The vulnerabilities — a session hijack, a heap overflow and a stack overflow — were found in the firmware of Huawei AR18 and AR29 series routers and could be exploited to take control of the devices over the Internet, said Felix Lindner, the head of security firm Recurity Labs and one of the two researchers who found the flaws.
Huawei is one of the fastest growing providers of networking and telecommunication equipment in the world. Huawei equipment powers half of the world’s Internet infrastructure, Lindner said.
The researcher, who also analyzed the security of Cisco networking equipment in the past, described the security of the Huawei devices he analyzed as “the worst ever” and said that they’re bound to contain more vulnerabilities.
During the Defcon talk, which Lindner gave together with Recurity Labs security consultant Gregor Kopf, the researchers pointed out that there are over 10,000 calls in the firmware’s code to sprintf, a function that’s known to be insecure.
“This stuff is distrusting,” said security researcher Dan Kaminsky, who is best known for discovering a major vulnerability in the world’s DNS (Domain Name System) infrastructure in 2008 and who worked for Cisco in the past. “If I were to teach someone from scratch how to write binary exploits, these routers would be what I’d demonstrate on.”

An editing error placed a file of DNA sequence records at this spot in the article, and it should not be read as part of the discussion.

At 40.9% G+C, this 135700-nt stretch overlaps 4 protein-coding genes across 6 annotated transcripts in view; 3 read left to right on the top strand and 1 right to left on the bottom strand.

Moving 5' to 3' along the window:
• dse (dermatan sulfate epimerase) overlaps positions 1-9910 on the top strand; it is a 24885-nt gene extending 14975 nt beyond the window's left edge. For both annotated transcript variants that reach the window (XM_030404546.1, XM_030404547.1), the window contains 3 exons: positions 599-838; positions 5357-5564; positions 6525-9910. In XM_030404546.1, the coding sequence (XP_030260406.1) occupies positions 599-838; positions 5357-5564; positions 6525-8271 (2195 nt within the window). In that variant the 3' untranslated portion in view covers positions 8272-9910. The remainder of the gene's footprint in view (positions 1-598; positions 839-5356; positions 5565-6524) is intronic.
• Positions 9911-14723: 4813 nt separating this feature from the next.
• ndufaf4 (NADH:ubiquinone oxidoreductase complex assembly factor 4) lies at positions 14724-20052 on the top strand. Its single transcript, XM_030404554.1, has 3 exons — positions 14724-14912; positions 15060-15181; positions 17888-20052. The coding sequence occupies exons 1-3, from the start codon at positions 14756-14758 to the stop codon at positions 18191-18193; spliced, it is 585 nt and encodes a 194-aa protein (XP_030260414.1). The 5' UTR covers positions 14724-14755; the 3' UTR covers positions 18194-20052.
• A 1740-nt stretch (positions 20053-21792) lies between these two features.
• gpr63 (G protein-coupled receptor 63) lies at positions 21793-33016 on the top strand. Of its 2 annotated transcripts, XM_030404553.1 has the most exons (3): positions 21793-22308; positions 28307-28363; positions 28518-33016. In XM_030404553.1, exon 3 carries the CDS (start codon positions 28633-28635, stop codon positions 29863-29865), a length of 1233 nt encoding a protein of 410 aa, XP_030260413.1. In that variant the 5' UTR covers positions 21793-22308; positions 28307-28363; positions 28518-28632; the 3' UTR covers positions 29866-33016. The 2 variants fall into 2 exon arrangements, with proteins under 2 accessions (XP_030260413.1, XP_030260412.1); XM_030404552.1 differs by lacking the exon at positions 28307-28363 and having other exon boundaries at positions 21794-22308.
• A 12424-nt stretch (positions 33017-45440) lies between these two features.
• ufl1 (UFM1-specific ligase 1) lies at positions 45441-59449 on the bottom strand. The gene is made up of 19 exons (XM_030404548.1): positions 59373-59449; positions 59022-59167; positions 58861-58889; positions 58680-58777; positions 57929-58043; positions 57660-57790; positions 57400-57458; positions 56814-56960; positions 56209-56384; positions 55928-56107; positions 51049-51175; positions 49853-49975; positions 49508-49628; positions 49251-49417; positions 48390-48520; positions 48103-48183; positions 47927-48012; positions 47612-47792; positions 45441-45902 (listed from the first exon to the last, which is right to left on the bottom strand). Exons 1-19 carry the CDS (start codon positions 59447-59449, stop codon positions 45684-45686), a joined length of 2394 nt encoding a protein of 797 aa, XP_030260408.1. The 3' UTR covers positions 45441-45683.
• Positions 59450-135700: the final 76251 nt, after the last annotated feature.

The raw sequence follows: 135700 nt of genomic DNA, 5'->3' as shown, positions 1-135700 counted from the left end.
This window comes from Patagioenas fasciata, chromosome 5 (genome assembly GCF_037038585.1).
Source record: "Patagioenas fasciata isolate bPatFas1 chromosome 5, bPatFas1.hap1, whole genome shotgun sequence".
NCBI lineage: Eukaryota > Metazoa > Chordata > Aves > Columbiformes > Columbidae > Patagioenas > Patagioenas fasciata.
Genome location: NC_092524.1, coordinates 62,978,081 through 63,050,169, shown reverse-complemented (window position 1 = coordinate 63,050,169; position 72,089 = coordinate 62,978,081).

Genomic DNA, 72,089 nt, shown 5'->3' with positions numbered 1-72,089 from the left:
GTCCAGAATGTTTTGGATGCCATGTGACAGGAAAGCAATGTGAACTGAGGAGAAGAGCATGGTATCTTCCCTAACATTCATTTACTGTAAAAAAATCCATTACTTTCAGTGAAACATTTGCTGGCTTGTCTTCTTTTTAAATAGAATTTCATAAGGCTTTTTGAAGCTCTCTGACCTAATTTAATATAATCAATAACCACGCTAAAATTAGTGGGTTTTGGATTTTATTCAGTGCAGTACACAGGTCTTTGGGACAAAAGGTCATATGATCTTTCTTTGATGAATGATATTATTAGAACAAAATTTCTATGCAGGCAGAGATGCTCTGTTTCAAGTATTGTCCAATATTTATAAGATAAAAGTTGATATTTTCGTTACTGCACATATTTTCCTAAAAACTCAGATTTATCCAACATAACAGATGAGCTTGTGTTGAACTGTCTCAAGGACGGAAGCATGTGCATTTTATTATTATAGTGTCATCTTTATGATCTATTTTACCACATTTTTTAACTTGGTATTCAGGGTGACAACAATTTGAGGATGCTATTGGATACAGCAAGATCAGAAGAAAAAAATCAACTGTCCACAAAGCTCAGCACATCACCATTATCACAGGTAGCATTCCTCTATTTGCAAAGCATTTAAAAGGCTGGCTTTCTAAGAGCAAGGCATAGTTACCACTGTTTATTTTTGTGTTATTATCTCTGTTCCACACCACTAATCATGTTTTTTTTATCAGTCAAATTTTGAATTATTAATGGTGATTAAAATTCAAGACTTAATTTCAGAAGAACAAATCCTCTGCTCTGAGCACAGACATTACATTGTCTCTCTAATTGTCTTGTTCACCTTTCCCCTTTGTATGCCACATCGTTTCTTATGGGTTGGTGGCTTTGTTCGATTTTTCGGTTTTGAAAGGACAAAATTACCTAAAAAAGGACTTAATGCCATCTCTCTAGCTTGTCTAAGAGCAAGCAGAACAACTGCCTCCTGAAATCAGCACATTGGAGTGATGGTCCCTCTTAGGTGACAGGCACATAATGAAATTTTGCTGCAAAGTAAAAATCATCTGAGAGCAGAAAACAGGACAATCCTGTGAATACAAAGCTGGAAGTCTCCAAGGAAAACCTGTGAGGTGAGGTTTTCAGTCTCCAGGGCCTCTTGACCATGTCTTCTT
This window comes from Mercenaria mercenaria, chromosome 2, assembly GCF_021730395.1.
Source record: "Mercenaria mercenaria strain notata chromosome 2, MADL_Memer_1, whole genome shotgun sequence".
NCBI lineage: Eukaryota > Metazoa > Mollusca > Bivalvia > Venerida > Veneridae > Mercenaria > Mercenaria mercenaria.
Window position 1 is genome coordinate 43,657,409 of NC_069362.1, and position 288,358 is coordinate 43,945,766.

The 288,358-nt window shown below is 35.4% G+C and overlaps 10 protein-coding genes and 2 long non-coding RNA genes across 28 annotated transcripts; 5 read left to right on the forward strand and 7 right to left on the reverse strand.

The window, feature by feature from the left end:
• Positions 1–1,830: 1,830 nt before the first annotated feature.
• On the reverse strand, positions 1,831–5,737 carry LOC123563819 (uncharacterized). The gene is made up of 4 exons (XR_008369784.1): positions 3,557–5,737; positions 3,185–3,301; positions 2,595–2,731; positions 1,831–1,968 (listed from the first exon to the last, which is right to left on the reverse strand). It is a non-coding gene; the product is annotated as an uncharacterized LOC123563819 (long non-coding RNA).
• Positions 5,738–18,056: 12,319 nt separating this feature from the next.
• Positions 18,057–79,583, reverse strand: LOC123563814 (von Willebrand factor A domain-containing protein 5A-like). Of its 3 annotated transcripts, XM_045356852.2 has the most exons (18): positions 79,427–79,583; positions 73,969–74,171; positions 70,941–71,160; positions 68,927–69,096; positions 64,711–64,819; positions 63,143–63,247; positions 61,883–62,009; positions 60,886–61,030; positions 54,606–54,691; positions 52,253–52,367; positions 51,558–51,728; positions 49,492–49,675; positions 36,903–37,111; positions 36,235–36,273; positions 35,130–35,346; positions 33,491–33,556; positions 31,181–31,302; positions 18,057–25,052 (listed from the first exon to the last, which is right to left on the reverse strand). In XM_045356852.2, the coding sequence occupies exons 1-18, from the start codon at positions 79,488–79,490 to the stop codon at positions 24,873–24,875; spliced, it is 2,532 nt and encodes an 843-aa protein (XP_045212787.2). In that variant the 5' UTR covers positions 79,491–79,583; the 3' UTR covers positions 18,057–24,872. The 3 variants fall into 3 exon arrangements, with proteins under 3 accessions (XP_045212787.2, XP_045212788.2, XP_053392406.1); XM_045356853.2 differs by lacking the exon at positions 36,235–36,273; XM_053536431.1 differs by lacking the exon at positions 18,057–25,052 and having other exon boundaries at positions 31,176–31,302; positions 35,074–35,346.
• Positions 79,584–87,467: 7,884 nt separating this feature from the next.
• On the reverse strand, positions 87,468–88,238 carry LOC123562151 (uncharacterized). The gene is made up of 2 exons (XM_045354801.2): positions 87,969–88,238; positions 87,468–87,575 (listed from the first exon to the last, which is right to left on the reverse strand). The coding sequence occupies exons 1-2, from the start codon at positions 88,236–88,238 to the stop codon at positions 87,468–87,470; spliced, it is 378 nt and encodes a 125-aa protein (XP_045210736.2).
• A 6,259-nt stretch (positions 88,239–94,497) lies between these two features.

“What FX [Lindner’s moniker in security circles] has shown is that the 15 years of secure coding practices that we’ve learned about — the things to do or not do — have not been absorbed by the engineers at Huawei,” Kaminsky said.
According to the Huawei website, the AR series routers are used by enterprises and AR18 in particular is marketed as product intended for small and home offices.
The Recurity Labs researchers specified during the talk that they didn’t test any “big boxes” like the Huawei NE series routers — which are intended for telecom data communication networks — because they couldn’t obtain them.
Lindner and Kopf also criticized Huawei for its lack of transparency when it comes to security issues. The company doesn’t have a security contact for reporting vulnerabilities, doesn’t put out security advisories and doesn’t say what bugs have been fixed in its firmware updates, the researchers said.
“If I don’t know who to contact, I can’t tell you about your bugs and this happens,” Lindner said, referring to the public disclosure of vulnerabilities.
The researcher hopes that this will be a wake-up call for Huawei customers. The only way to force a company to build more secure products is to make the customers ask for it, like it happened in the past with Microsoft, Cisco or Apple, he said.